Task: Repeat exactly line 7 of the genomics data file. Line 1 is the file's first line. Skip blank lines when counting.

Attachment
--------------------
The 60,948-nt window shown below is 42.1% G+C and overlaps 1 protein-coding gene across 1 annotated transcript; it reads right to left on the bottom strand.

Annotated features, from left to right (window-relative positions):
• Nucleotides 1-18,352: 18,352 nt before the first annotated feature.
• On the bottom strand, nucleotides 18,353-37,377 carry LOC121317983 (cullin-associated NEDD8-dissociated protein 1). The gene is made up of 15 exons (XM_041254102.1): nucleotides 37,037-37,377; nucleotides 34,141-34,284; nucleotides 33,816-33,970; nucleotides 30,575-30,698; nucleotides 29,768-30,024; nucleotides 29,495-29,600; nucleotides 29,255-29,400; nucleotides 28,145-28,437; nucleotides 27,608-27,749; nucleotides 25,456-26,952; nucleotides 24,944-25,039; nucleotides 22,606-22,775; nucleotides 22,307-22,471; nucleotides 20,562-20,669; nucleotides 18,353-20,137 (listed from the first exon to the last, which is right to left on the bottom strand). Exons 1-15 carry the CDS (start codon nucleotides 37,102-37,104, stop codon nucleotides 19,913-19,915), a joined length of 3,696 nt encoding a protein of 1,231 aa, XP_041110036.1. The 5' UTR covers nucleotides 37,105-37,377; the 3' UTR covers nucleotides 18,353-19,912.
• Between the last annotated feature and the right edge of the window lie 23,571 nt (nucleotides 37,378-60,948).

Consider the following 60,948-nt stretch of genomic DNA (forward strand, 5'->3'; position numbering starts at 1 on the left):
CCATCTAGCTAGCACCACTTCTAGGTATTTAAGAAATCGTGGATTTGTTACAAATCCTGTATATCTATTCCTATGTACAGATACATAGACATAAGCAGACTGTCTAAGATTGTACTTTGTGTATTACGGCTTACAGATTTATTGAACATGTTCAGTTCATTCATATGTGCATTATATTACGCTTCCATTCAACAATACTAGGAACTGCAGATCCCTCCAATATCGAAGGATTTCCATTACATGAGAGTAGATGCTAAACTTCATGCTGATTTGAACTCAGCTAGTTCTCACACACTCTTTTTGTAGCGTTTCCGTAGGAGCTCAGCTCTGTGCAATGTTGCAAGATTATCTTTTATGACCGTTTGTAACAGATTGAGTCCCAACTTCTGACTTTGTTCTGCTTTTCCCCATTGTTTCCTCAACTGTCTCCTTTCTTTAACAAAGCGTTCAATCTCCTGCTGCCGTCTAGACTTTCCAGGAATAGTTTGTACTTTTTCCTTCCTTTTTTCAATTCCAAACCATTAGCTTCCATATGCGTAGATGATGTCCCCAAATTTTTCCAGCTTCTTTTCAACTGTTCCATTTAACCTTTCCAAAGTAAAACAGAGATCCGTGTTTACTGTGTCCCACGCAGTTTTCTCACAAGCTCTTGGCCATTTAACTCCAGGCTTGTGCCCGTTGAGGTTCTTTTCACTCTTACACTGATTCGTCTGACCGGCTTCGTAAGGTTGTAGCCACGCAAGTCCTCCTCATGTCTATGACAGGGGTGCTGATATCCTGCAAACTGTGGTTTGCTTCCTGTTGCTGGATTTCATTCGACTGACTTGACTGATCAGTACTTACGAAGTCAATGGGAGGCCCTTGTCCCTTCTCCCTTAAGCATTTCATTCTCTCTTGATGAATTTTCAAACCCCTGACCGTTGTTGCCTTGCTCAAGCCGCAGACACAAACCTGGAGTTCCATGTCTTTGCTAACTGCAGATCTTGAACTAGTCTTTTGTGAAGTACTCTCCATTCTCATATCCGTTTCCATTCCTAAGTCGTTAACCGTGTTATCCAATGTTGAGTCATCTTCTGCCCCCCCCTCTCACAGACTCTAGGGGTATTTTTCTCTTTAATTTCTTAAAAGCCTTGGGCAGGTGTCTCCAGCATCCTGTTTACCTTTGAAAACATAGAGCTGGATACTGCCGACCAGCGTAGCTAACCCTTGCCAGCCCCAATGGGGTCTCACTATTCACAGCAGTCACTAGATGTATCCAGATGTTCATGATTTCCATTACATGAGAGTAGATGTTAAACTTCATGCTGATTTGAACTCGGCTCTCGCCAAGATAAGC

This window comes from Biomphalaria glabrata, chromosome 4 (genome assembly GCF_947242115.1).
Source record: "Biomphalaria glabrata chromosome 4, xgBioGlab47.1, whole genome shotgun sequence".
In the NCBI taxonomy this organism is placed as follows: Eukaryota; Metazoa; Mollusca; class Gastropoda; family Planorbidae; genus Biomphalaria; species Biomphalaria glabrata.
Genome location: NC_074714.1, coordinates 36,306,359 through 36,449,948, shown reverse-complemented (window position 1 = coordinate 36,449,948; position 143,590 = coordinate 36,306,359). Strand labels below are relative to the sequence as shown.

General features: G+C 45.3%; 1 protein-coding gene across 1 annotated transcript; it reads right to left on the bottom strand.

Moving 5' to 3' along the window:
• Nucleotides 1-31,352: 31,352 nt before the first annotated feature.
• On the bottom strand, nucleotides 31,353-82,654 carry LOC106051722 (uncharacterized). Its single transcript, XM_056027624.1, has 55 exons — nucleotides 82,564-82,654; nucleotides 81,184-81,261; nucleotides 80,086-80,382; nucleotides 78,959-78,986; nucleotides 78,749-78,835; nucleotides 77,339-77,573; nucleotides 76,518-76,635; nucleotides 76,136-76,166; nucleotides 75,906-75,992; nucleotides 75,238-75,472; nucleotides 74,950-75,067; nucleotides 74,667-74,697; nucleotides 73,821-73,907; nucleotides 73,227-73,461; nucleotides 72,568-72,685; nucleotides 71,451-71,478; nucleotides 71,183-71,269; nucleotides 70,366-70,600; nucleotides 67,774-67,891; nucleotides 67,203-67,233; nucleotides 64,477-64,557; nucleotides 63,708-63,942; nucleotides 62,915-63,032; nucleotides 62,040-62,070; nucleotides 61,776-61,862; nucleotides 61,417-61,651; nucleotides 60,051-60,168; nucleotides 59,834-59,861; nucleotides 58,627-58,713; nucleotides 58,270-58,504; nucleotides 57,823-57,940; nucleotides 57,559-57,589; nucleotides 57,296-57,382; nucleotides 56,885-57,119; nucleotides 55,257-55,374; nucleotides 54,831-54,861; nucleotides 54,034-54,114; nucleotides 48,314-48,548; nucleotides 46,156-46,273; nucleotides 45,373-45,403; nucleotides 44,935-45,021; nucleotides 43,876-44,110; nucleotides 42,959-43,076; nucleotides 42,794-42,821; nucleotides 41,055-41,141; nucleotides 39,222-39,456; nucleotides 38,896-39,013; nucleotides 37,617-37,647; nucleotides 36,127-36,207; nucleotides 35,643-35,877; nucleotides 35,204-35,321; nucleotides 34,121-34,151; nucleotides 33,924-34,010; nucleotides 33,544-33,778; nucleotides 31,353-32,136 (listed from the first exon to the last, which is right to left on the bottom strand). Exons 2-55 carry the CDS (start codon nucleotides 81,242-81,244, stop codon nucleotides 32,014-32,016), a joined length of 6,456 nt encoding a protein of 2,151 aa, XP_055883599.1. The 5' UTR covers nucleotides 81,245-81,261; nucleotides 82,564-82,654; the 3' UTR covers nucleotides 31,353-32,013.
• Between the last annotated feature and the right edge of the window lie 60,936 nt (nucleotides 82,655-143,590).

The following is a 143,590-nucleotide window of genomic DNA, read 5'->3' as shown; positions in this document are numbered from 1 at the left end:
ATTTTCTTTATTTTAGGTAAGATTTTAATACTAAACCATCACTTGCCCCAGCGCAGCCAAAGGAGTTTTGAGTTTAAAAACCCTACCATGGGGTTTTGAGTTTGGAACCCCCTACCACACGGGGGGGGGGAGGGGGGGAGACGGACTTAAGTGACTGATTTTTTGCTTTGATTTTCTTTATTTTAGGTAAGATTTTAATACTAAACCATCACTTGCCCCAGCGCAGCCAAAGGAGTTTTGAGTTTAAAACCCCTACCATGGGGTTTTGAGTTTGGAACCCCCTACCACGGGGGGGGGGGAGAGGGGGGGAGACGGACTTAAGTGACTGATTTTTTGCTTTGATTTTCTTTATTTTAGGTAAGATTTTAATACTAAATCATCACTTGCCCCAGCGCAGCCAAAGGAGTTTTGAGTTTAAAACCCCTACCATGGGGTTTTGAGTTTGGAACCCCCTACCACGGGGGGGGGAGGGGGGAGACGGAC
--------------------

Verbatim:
CCATCTAGCTAGCACCACTTCTAGGTATTTAAGAAATCGTGGATTTGTTACAAATCCTGTATATCTATTCCTATGTACAGATACATAGACATAAGCAGACTGTCTAAGATTGTACTTTGTGTATTACGGCTTACAGATTTATTGAACATGTTCAGTTCATTCATATGTGCATTATATTACGCTTCCATTCAACAATACTAGGAACTGCAGATCCCTCCAATATCGAAGGATTTCCATTACATGAGAGTAGATGCTAAACTTCATGCTGATTTGAACTCAGCTAGTTCTCACACACTCTTTTTGTAGCGTTTCCGTAGGAGCTCAGCTCTGTGCAATGTTGCAAGATTATCTTTTATGACCGTTTGTAACAGATTGAGTCCCAACTTCTGACTTTGTTCTGCTTTTCCCCATTGTTTCCTCAACTGTCTCCTTTCTTTAACAAAGCGTTCAATCTCCTGCTGCCGTCTAGACTTTCCAGGAATAGTTTGTACTTTTTCCTTCCTTTTTTCAATTCCAAACCATTAGCTTCCATATGCGTAGATGATGTCCCCAAATTTTTCCAGCTTCTTTTCAACTGTTCCATTTAACCTTTCCAAAGTAAAACAGAGATCCGTGTTTACTGTGTCCCACGCAGTTTTCTCACAAGCTCTTGGCCATTTAACTCCAGGCTTGTGCCCGTTGAGGTTCTTTTCACTCTTACACTGATTCGTCTGACCGGCTTCGTAAGGTTGTAGCCACGCAAGTCCTCCTCATGTCTATGACAGGGGTGCTGATATCCTGCAAACTGTGGTTTGCTTCCTGTTGCTGGATTTCATTCGACTGACTTGACTGATCAGTACTTACGAAGTCAATGGGAGGCCCTTGTCCCTTCTCCCTTAAGCATTTCATTCTCTCTTGATGAATTTTCAAACCCCTGACCGTTGTTGCCTTGCTCAAGCCGCAGACACAAACCTGGAGTTCCATGTCTTTGCTAACTGCAGATCTTGAACTAGTCTTTTGTGAAGTACTCTCCATTCTCATATCCGTTTCCATTCCTAAGTCGTTAACCGTGTTATCCAATGTTGAGTCATCTTCTGCCCCCCCCTCTCACAGACTCTAGGGGTATTTTTCTCTTTAATTTCTTAAAAGCCTTGGGCAGGTGTCTCCAGCATCCTGTTTACCTTTGAAAACATAGAGCTGGATACTGCCGACCAGCGTAGCTAACCCTTGCCAGCCCCAATGGGGTCTCACTATTCACAGCAGTCACTAGATGTATCCAGATGTTCATGATTTCCATTACATGAGAGTAGATGTTAAACTTCATGCTGATTTGAACTCGGCTCTCGCCAAGATAAGC